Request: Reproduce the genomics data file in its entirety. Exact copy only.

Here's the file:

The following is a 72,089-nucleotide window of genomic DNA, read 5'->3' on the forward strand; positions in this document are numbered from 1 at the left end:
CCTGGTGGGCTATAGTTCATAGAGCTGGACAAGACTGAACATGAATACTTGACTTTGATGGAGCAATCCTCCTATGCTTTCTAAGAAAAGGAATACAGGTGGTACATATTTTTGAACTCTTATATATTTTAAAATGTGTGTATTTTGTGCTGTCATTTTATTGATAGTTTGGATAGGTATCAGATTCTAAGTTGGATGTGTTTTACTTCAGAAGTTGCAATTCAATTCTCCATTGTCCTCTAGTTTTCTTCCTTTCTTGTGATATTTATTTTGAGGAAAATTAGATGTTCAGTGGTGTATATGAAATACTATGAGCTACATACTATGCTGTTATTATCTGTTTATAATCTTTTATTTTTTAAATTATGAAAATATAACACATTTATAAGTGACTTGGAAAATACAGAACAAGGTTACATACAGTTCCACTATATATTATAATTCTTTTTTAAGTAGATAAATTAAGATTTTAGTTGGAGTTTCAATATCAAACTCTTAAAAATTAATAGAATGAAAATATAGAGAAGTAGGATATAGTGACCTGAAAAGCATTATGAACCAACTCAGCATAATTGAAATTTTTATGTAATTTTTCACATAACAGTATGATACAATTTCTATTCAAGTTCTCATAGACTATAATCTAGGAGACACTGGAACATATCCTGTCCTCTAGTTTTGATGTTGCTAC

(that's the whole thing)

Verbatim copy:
The following is a 72,089-nucleotide window of genomic DNA, read 5'->3' on the forward strand; positions in this document are numbered from 1 at the left end:
CCTGGTGGGCTATAGTTCATAGAGCTGGACAAGACTGAACATGAATACTTGACTTTGATGGAGCAATCCTCCTATGCTTTCTAAGAAAAGGAATACAGGTGGTACATATTTTTGAACTCTTATATATTTTAAAATGTGTGTATTTTGTGCTGTCATTTTATTGATAGTTTGGATAGGTATCAGATTCTAAGTTGGATGTGTTTTACTTCAGAAGTTGCAATTCAATTCTCCATTGTCCTCTAGTTTTCTTCCTTTCTTGTGATATTTATTTTGAGGAAAATTAGATGTTCAGTGGTGTATATGAAATACTATGAGCTACATACTATGCTGTTATTATCTGTTTATAATCTTTTATTTTTTAAATTATGAAAATATAACACATTTATAAGTGACTTGGAAAATACAGAACAAGGTTACATACAGTTCCACTATATATTATAATTCTTTTTTAAGTAGATAAATTAAGATTTTAGTTGGAGTTTCAATATCAAACTCTTAAAAATTAATAGAATGAAAATATAGAGAAGTAGGATATAGTGACCTGAAAAGCATTATGAACCAACTCAGCATAATTGAAATTTTTATGTAATTTTTCACATAACAGTATGATACAATTTCTATTCAAGTTCTCATAGACTATAATCTAGGAGACACTGGAACATATCCTGTCCTCTAGTTTTGATGTTGCTAC